Wolfe: The Pro 5.0 days, the Fun Ford Weekends, were fun, racing heads-up. Handicap starting is fantastic, because it made racing affordable to everybody, but I like heads-up. I always thought I was born 10 years too late; that I should have grown up in the '60s when all the muscle cars were around. But I was really lucky, because in the late '80s and early '90s, when the 5.0L fuel-injected Mustangs really took off, I was already in my late twenties, and I had enough money to where I could be competitive.
MM&FF: You still have the '86 5.0L Mustang at home in your shop. What's the best run you ever made?
Wolfe: I ran 8.35 at over 165 with nitrous on the car back in 1994. Now I've taken all that off the car. I did a Super Stock back-half on the car, and now the rules call for either stock rear suspension or a full-tube chassis, and my car is in the middle, just another back-half Mustang, so it's not competitive.
MM&FF: You're the first real racer ever to run this department at Ford Racing. Does that give you an advantage or a disadvantage in running this organization?
Wolfe: It gives me a different perspective. The real reason we're here, the reason for Ford's motorsports involvement, is to sell more cars, to improve the company's image. That's what we're all about, and that's what we'll be about in the future. My perspective may help us to reach out to the Sportsman racers more than we did previously. The Sportsmen are very loyal people, and they help us sell more cars to their friends and neighbors. Our quality, safety, and fuel efficiency are all very competitive now with anybody else out there, and our customers help tell our story.
MM&FF: Let's talk a little bit about Funny Car racing and safety. Ford was already leading the chassis improvement program for Funny Cars and dragsters, so what do you do now? Is there going to have to be a complete redesign of the Funny Car for safety?
Wolfe: The short answer is that we are proceeding with John Force Racing with safety enhancements that we think will be the next logical step, and the three-rail Funny Car with a wider cockpit or cocoon for the driver. We think these are huge steps in the right direction. John Force is very receptive, of course, because of what happened in his own team over the last 18 months.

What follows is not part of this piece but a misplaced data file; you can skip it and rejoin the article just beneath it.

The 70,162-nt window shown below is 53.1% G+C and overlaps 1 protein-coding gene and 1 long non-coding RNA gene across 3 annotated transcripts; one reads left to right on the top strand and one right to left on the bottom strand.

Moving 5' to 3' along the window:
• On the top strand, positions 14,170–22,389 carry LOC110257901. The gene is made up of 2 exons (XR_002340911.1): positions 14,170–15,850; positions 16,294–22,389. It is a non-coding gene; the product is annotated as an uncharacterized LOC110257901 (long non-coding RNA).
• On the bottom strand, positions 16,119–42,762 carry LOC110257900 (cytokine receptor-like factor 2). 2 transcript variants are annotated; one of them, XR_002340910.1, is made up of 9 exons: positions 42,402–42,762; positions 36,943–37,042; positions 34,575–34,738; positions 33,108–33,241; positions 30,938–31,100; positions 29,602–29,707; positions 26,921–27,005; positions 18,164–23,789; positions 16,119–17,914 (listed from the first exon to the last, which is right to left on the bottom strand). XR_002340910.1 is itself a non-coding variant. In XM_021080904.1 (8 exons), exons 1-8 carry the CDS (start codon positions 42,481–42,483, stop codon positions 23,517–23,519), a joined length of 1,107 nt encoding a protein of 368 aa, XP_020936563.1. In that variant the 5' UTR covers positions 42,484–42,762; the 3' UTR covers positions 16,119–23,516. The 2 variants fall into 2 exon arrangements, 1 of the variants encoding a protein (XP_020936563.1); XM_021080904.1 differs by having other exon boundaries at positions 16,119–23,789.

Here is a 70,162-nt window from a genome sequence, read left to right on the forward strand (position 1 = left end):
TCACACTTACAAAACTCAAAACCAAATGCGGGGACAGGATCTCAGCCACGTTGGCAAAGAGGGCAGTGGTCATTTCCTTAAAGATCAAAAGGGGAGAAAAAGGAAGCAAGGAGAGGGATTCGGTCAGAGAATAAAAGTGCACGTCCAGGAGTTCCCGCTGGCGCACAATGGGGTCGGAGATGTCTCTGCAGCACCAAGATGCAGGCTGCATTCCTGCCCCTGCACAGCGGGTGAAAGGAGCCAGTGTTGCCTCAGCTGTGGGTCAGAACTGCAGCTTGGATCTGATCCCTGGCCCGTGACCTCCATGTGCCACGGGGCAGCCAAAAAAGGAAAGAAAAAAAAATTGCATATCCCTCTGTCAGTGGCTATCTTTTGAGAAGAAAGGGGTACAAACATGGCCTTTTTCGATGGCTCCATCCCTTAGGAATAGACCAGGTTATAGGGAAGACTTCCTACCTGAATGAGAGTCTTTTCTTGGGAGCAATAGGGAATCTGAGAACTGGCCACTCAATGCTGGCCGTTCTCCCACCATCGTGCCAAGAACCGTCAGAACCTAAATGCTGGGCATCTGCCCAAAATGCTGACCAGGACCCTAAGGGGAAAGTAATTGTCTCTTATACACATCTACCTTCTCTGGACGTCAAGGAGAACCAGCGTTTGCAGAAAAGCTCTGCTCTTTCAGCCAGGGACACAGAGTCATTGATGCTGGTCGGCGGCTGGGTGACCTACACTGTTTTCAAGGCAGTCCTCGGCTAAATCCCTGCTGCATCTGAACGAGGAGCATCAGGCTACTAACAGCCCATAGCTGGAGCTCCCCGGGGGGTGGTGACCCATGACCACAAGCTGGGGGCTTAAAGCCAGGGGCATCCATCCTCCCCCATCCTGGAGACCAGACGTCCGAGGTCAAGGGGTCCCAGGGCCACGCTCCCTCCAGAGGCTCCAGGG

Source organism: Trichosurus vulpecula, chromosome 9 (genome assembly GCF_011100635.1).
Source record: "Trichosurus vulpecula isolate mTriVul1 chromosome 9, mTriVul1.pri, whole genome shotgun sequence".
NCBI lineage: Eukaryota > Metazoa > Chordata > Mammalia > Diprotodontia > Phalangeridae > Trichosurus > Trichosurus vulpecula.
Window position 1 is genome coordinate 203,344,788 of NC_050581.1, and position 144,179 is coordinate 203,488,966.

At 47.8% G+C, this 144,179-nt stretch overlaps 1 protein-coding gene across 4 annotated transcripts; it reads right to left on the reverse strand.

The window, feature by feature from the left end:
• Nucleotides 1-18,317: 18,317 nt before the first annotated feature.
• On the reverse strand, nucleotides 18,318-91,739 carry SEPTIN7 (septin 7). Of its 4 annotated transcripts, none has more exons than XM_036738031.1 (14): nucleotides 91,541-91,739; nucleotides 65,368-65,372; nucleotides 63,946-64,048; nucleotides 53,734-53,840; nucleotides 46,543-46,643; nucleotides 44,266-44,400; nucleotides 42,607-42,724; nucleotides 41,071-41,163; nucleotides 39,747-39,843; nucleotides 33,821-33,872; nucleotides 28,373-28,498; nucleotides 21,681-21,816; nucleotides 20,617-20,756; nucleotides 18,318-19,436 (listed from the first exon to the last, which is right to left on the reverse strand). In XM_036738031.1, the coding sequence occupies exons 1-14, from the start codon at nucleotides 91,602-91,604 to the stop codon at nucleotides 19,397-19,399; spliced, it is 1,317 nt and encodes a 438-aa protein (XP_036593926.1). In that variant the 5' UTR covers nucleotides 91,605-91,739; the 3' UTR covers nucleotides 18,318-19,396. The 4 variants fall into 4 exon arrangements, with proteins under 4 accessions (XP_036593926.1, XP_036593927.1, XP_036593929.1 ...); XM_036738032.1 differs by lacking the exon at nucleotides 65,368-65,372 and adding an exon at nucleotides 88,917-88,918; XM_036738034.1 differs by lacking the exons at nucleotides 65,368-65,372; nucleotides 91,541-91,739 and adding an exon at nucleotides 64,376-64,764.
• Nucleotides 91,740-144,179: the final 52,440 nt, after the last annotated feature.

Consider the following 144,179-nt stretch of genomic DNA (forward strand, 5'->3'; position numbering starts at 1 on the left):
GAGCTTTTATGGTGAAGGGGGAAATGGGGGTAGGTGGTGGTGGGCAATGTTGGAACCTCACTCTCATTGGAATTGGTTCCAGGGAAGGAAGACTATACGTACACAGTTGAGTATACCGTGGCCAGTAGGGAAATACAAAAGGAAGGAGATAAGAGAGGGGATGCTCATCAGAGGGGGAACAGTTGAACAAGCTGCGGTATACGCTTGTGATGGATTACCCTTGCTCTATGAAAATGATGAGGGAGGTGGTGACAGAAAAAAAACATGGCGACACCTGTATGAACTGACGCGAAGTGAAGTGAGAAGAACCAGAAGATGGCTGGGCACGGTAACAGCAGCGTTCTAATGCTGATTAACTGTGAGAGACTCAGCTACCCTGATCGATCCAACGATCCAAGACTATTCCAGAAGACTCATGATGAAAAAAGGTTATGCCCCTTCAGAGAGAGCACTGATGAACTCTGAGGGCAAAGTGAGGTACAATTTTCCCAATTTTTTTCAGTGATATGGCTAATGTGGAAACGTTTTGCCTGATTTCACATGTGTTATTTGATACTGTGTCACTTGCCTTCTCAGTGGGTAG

Wolfe attended the MM&FF 20th Anniversary Reader Appreciation Party at Atco Raceway during
MM&FF: But can you leverage your horsepower and John Force's horsepower with NHRA to say to them, we have done all the research, the CAD drawings, the crash tests, and we think that, after a certain future date, all Funny Cars should be redesigned?
Wolfe: NHRA has already made enhancements that were put in place at the Denver race this year. There's also a level that goes beyond that, which all the Force cars have. All of those designs are not proprietary, and anyone can use them. I haven't met with NHRA myself, but I will be talking to (NHRA president) Tom Compton. We will push it as hard as we dare, as hard as we can push. The only question they may have is if this is enough improvement to mandate it. I don't think there will be a lot of resistance.
MM&FF: Before we leave the subject of drag racing, what about Pro Stock? Ford has been completely absent from Pro Stock drag racing for the best part of a generation.
Wolfe: Obviously, we're not even close to making that bold a statement about Pro Stock. The company is in the process of right-sizing, and at this point in time, we are trying to define where we want to go in the future. But, I can't see us getting into a factory-backed Pro Stock drag racing program, because we just don't have the resources. It will take a lot to catch up to where the other teams are. We would need to develop a 500-inch block and cylinder heads that we think someone will latch onto and do an independent development, and see if customers step up and buy them. However, we don't see a factory-backed program in the near future.